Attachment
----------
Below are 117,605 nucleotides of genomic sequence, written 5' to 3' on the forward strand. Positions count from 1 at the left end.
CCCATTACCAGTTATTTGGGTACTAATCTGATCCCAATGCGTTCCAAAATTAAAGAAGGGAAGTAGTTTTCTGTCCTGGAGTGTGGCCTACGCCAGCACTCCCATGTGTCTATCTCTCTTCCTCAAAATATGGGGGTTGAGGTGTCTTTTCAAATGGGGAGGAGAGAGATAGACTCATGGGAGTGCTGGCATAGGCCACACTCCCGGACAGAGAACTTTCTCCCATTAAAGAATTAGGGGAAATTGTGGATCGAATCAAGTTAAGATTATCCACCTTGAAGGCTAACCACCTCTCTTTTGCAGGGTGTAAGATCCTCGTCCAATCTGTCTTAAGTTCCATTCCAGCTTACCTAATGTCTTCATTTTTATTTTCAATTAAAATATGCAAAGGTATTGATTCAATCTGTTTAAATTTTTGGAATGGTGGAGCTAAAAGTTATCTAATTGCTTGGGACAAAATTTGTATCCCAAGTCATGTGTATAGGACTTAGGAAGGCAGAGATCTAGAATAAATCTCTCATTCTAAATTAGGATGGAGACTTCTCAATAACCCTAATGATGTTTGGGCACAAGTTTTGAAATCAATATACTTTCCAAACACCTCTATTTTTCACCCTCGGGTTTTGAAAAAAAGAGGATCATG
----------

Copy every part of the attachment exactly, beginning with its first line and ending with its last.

Below are 117,605 nucleotides of genomic sequence, written 5' to 3' on the forward strand. Positions count from 1 at the left end.
CCCATTACCAGTTATTTGGGTACTAATCTGATCCCAATGCGTTCCAAAATTAAAGAAGGGAAGTAGTTTTCTGTCCTGGAGTGTGGCCTACGCCAGCACTCCCATGTGTCTATCTCTCTTCCTCAAAATATGGGGGTTGAGGTGTCTTTTCAAATGGGGAGGAGAGAGATAGACTCATGGGAGTGCTGGCATAGGCCACACTCCCGGACAGAGAACTTTCTCCCATTAAAGAATTAGGGGAAATTGTGGATCGAATCAAGTTAAGATTATCCACCTTGAAGGCTAACCACCTCTCTTTTGCAGGGTGTAAGATCCTCGTCCAATCTGTCTTAAGTTCCATTCCAGCTTACCTAATGTCTTCATTTTTATTTTCAATTAAAATATGCAAAGGTATTGATTCAATCTGTTTAAATTTTTGGAATGGTGGAGCTAAAAGTTATCTAATTGCTTGGGACAAAATTTGTATCCCAAGTCATGTGTATAGGACTTAGGAAGGCAGAGATCTAGAATAAATCTCTCATTCTAAATTAGGATGGAGACTTCTCAATAACCCTAATGATGTTTGGGCACAAGTTTTGAAATCAATATACTTTCCAAACACCTCTATTTTTCACCCTCGGGTTTTGAAAAAAAGAGGATCATG